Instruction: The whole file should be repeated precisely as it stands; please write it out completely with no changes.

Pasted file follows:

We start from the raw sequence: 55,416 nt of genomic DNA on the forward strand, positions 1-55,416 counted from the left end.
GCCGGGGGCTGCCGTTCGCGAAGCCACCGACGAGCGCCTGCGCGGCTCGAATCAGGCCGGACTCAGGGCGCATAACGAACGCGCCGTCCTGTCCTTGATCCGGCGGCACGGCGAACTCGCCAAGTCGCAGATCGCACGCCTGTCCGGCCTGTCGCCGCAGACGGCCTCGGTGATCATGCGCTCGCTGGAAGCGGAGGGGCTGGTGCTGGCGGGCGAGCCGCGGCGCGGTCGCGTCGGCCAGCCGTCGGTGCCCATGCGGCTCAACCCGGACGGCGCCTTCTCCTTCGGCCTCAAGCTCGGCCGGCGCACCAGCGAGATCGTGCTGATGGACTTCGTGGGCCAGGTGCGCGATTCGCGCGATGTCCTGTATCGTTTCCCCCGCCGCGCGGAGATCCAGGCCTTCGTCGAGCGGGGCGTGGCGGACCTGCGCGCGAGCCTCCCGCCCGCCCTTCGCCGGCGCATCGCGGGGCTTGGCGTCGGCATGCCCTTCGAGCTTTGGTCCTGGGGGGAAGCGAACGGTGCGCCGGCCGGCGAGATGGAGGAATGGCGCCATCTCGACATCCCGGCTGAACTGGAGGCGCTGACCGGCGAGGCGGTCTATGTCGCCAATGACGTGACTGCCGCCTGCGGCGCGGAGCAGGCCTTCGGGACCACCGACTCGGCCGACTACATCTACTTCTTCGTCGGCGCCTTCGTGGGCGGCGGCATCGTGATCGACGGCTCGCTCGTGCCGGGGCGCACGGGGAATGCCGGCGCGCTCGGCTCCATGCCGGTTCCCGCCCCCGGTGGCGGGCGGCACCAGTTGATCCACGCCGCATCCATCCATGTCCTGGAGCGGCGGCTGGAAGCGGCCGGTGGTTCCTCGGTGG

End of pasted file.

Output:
We start from the raw sequence: 55,416 nt of genomic DNA on the forward strand, positions 1-55,416 counted from the left end.
GCCGGGGGCTGCCGTTCGCGAAGCCACCGACGAGCGCCTGCGCGGCTCGAATCAGGCCGGACTCAGGGCGCATAACGAACGCGCCGTCCTGTCCTTGATCCGGCGGCACGGCGAACTCGCCAAGTCGCAGATCGCACGCCTGTCCGGCCTGTCGCCGCAGACGGCCTCGGTGATCATGCGCTCGCTGGAAGCGGAGGGGCTGGTGCTGGCGGGCGAGCCGCGGCGCGGTCGCGTCGGCCAGCCGTCGGTGCCCATGCGGCTCAACCCGGACGGCGCCTTCTCCTTCGGCCTCAAGCTCGGCCGGCGCACCAGCGAGATCGTGCTGATGGACTTCGTGGGCCAGGTGCGCGATTCGCGCGATGTCCTGTATCGTTTCCCCCGCCGCGCGGAGATCCAGGCCTTCGTCGAGCGGGGCGTGGCGGACCTGCGCGCGAGCCTCCCGCCCGCCCTTCGCCGGCGCATCGCGGGGCTTGGCGTCGGCATGCCCTTCGAGCTTTGGTCCTGGGGGGAAGCGAACGGTGCGCCGGCCGGCGAGATGGAGGAATGGCGCCATCTCGACATCCCGGCTGAACTGGAGGCGCTGACCGGCGAGGCGGTCTATGTCGCCAATGACGTGACTGCCGCCTGCGGCGCGGAGCAGGCCTTCGGGACCACCGACTCGGCCGACTACATCTACTTCTTCGTCGGCGCCTTCGTGGGCGGCGGCATCGTGATCGACGGCTCGCTCGTGCCGGGGCGCACGGGGAATGCCGGCGCGCTCGGCTCCATGCCGGTTCCCGCCCCCGGTGGCGGGCGGCACCAGTTGATCCACGCCGCATCCATCCATGTCCTGGAGCGGCGGCTGGAAGCGGCCGGTGGTTCCTCGGTGG